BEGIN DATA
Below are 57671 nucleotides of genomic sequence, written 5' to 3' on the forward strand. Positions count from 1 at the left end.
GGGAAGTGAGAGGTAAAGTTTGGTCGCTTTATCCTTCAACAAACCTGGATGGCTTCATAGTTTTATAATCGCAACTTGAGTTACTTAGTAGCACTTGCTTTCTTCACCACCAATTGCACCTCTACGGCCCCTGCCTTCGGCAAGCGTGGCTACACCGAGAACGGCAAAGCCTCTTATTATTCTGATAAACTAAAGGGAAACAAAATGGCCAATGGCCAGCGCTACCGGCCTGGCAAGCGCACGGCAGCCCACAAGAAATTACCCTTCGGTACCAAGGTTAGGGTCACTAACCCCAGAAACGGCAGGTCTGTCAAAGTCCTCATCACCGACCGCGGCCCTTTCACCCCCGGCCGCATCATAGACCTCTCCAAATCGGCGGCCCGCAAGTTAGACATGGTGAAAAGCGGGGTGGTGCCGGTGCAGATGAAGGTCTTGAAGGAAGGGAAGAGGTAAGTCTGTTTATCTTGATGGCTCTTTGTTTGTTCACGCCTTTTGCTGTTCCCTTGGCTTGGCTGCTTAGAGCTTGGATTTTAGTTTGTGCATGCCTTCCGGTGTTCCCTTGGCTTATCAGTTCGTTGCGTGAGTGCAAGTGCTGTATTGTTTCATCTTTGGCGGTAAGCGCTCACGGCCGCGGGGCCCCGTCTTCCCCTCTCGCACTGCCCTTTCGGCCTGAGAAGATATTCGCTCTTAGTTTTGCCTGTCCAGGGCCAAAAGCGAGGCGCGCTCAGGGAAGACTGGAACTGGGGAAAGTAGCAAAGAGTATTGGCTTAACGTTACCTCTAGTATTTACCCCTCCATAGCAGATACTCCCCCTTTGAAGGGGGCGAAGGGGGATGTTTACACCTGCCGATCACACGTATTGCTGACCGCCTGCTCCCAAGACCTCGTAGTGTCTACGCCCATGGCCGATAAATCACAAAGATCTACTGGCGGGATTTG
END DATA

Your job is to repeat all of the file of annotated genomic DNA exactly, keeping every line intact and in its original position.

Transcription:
Below are 57671 nucleotides of genomic sequence, written 5' to 3' on the forward strand. Positions count from 1 at the left end.
GGGAAGTGAGAGGTAAAGTTTGGTCGCTTTATCCTTCAACAAACCTGGATGGCTTCATAGTTTTATAATCGCAACTTGAGTTACTTAGTAGCACTTGCTTTCTTCACCACCAATTGCACCTCTACGGCCCCTGCCTTCGGCAAGCGTGGCTACACCGAGAACGGCAAAGCCTCTTATTATTCTGATAAACTAAAGGGAAACAAAATGGCCAATGGCCAGCGCTACCGGCCTGGCAAGCGCACGGCAGCCCACAAGAAATTACCCTTCGGTACCAAGGTTAGGGTCACTAACCCCAGAAACGGCAGGTCTGTCAAAGTCCTCATCACCGACCGCGGCCCTTTCACCCCCGGCCGCATCATAGACCTCTCCAAATCGGCGGCCCGCAAGTTAGACATGGTGAAAAGCGGGGTGGTGCCGGTGCAGATGAAGGTCTTGAAGGAAGGGAAGAGGTAAGTCTGTTTATCTTGATGGCTCTTTGTTTGTTCACGCCTTTTGCTGTTCCCTTGGCTTGGCTGCTTAGAGCTTGGATTTTAGTTTGTGCATGCCTTCCGGTGTTCCCTTGGCTTATCAGTTCGTTGCGTGAGTGCAAGTGCTGTATTGTTTCATCTTTGGCGGTAAGCGCTCACGGCCGCGGGGCCCCGTCTTCCCCTCTCGCACTGCCCTTTCGGCCTGAGAAGATATTCGCTCTTAGTTTTGCCTGTCCAGGGCCAAAAGCGAGGCGCGCTCAGGGAAGACTGGAACTGGGGAAAGTAGCAAAGAGTATTGGCTTAACGTTACCTCTAGTATTTACCCCTCCATAGCAGATACTCCCCCTTTGAAGGGGGCGAAGGGGGATGTTTACACCTGCCGATCACACGTATTGCTGACCGCCTGCTCCCAAGACCTCGTAGTGTCTACGCCCATGGCCGATAAATCACAAAGATCTACTGGCGGGATTTG